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Bahrain’s budget deficit hopes rest on oil

It will remain extremely vulnerable to oil prices despite higher upcoming revenue generation

Gulf News

Bahrain’s budget for fiscal years 2017 and 2018 serves as testimony of the complex challenges confronting the country’s public finances. The budget is beset by a host of problems, including an alarming deficit on the one hand and the possible introduction of value-added tax on the other.

To its credit, Bahrain stands out among Gulf countries by publishing budgets for two fiscal years consecutively. The practice is designed to provide private sector investors the opportunity to gauge governmental expenditures for two successive years.

Stats for fiscal year 2017 suggest expenditures of $9.2 billion and revenues of $5.8 billion, for a projected deficit of $3.4 billion and one less than 11 per cent of GDP. Yet, that for fiscal year 2018 suggest expenditures of $9.2 billion and revenues of $6.2 billion, and a deficit of $3 billion. The higher projected revenues partly reflects implementation of VAT.

The projected deficits compare favourably with the actual one for 2016, which it recorded $4 billion and 12.5 per cent of GDP. Anyway, the size of the deficit for fiscal years 2016 through 2018 violates a key criteria of the Gulf Monetary Union scheme. The GMU restricts budgetary shortage to 3 per cent of GDP.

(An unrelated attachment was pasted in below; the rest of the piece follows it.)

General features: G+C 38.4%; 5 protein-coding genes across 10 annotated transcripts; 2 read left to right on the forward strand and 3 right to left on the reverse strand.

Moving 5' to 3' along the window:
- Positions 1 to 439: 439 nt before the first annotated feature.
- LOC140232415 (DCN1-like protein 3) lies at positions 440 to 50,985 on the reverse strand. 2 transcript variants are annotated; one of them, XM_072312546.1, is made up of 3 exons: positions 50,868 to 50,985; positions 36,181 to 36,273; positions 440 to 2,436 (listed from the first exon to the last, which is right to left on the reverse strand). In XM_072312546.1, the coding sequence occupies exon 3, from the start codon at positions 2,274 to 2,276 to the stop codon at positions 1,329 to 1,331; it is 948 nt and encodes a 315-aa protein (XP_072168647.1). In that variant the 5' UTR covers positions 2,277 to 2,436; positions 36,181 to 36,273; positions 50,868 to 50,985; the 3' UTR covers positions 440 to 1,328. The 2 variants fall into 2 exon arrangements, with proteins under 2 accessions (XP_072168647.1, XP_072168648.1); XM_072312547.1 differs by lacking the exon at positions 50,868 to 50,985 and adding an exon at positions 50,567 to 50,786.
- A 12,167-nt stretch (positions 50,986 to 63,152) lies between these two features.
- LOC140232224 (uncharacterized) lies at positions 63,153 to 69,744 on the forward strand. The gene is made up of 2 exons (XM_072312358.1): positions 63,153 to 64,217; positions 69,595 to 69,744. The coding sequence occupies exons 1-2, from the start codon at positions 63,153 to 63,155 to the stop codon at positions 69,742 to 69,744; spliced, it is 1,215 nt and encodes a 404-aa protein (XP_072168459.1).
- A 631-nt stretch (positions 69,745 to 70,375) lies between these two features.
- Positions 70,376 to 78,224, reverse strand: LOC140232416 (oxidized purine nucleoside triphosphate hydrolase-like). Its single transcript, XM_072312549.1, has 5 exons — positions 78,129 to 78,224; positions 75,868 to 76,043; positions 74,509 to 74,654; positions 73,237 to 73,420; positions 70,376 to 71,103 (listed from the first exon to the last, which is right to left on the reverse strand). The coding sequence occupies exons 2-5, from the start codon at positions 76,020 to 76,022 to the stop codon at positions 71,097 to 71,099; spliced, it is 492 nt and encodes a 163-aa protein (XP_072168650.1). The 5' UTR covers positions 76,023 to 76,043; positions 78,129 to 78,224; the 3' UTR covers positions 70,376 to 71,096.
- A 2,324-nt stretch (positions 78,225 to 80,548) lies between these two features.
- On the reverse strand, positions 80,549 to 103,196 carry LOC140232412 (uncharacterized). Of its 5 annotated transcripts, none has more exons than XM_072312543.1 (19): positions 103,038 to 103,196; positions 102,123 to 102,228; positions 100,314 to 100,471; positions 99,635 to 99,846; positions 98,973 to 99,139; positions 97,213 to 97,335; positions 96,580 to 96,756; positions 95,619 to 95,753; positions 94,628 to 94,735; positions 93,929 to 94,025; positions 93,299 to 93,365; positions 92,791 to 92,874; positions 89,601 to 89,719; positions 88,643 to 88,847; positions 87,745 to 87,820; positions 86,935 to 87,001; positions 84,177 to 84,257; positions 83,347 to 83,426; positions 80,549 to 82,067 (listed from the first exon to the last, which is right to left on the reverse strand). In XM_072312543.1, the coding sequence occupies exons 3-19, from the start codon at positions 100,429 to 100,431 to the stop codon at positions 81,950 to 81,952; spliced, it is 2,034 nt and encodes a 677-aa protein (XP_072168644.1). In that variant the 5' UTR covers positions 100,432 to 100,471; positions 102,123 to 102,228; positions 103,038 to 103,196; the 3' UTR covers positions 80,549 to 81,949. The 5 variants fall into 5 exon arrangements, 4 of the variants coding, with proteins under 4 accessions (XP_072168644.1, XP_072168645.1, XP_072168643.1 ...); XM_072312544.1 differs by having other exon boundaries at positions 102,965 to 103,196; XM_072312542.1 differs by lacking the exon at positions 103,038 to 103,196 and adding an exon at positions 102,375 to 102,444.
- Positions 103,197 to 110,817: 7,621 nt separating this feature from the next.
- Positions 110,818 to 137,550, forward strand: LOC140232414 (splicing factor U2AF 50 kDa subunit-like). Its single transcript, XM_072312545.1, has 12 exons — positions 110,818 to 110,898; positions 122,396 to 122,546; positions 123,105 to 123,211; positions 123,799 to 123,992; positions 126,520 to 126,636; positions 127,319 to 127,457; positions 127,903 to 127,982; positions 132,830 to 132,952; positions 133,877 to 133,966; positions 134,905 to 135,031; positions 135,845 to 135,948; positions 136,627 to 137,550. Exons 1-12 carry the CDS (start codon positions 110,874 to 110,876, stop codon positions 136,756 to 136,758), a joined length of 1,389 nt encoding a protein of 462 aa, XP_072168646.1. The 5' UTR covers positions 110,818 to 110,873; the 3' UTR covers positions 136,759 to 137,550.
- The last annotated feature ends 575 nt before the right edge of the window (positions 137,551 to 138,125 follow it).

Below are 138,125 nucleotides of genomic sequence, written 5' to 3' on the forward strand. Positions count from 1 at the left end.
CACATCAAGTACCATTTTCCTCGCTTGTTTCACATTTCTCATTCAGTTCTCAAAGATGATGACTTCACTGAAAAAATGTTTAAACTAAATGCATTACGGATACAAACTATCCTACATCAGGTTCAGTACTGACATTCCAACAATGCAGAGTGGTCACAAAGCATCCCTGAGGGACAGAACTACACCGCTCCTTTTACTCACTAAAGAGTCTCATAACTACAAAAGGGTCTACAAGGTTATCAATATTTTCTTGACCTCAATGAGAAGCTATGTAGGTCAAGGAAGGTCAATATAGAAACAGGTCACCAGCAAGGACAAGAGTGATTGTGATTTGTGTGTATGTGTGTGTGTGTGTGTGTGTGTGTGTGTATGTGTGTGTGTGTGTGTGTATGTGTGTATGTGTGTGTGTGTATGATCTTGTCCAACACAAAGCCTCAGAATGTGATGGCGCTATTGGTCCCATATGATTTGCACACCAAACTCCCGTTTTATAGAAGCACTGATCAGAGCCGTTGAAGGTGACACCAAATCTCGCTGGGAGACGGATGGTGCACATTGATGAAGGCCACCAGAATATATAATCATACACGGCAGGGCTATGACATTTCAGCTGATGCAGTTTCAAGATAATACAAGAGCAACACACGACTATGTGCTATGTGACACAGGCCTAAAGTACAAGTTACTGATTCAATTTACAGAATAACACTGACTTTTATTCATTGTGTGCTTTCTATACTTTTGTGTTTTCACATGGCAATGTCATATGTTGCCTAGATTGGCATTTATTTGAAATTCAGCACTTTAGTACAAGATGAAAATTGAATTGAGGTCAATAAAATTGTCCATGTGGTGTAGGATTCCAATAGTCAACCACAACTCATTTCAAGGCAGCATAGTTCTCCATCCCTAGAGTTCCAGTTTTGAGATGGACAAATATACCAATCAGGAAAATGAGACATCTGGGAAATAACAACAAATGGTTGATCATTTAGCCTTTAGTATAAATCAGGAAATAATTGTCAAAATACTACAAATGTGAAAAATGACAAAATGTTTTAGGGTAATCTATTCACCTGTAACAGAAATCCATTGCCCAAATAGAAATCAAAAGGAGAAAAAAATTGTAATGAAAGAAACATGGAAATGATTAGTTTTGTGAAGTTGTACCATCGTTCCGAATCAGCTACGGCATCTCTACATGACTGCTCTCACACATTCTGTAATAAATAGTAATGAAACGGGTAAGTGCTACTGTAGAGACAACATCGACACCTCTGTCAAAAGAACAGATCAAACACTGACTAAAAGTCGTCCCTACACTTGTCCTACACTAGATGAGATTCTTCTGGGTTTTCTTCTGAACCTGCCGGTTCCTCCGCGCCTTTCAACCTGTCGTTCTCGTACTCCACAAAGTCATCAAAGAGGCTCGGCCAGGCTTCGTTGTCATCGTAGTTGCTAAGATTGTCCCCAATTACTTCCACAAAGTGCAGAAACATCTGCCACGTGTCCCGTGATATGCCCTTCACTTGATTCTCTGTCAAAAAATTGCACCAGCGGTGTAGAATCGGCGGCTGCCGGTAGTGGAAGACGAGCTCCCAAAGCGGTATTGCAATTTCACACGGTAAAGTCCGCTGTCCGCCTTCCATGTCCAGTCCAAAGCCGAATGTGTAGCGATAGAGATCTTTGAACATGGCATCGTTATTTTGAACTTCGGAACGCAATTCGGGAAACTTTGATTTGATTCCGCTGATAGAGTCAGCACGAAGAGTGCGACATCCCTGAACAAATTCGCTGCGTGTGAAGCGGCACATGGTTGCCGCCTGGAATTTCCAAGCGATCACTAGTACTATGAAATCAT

Adding to the concerns, a recent report by Bank of America Merrill Lynch has classified Bahrain as having the largest fiscal deficit among 68 economies deemed most vulnerable to weak oil prices. And then there is the challenge of the ever increasing public debt, with the latest at a record $24 billion. This is sizeable amount by virtue of accounting for 76 per cent of GDP.

Bahrain has the smallest GDP in the Gulf, just shy of $32 billion. To assist the authorities with financial planning, the legislative assembly has agreed to raise the ceiling for governmental debt to nearly $34.4 billion, clearly above the GDP.

The cost of servicing the debit is specially frightening, standing at $955 million in 2016, but projected to rise to $1.2 billion this year. The debt level violates another aspect of the GMU, which stipulates a debt average of 60 per cent of GDP.

Nevertheless, despite all the talks about economic diversification, the petroleum sector contributes an average of three-quarters of revenues in 2017 and 2018. This reality places the well-being of Bahrain’s economy at the mercy of developments in the oil market.

Likewise, petroleum make up the bulk of total exports. However, Bahrain’s economy is noted for sustaining a relatively diversified GDP thanks to non-oil sectors such as financial services.

Bahrain is a small producer, with an output of 202,000 barrels per day, divided into 150,000 bpd from the offshore Abu Saafa field and 52,000 bpd from an onshore field. Saudi Arabia and Bahrain share the field’s production of 300,000 bpd.

Insights into the budget suggest that actual spending is higher when adding regional financial aid. Bahrain has been receiving generous grants from three Gulf countries since 2011. These are for diverse infrastructure and development projects such as hosing and road networks.

The UAE is noted for providing funding for the expansion of Bahrain’s International Airport at the cost of $1 billion. The expanded BIA facilities should be complete by 2020.

The writer is a Member of Parliament in Bahrain.

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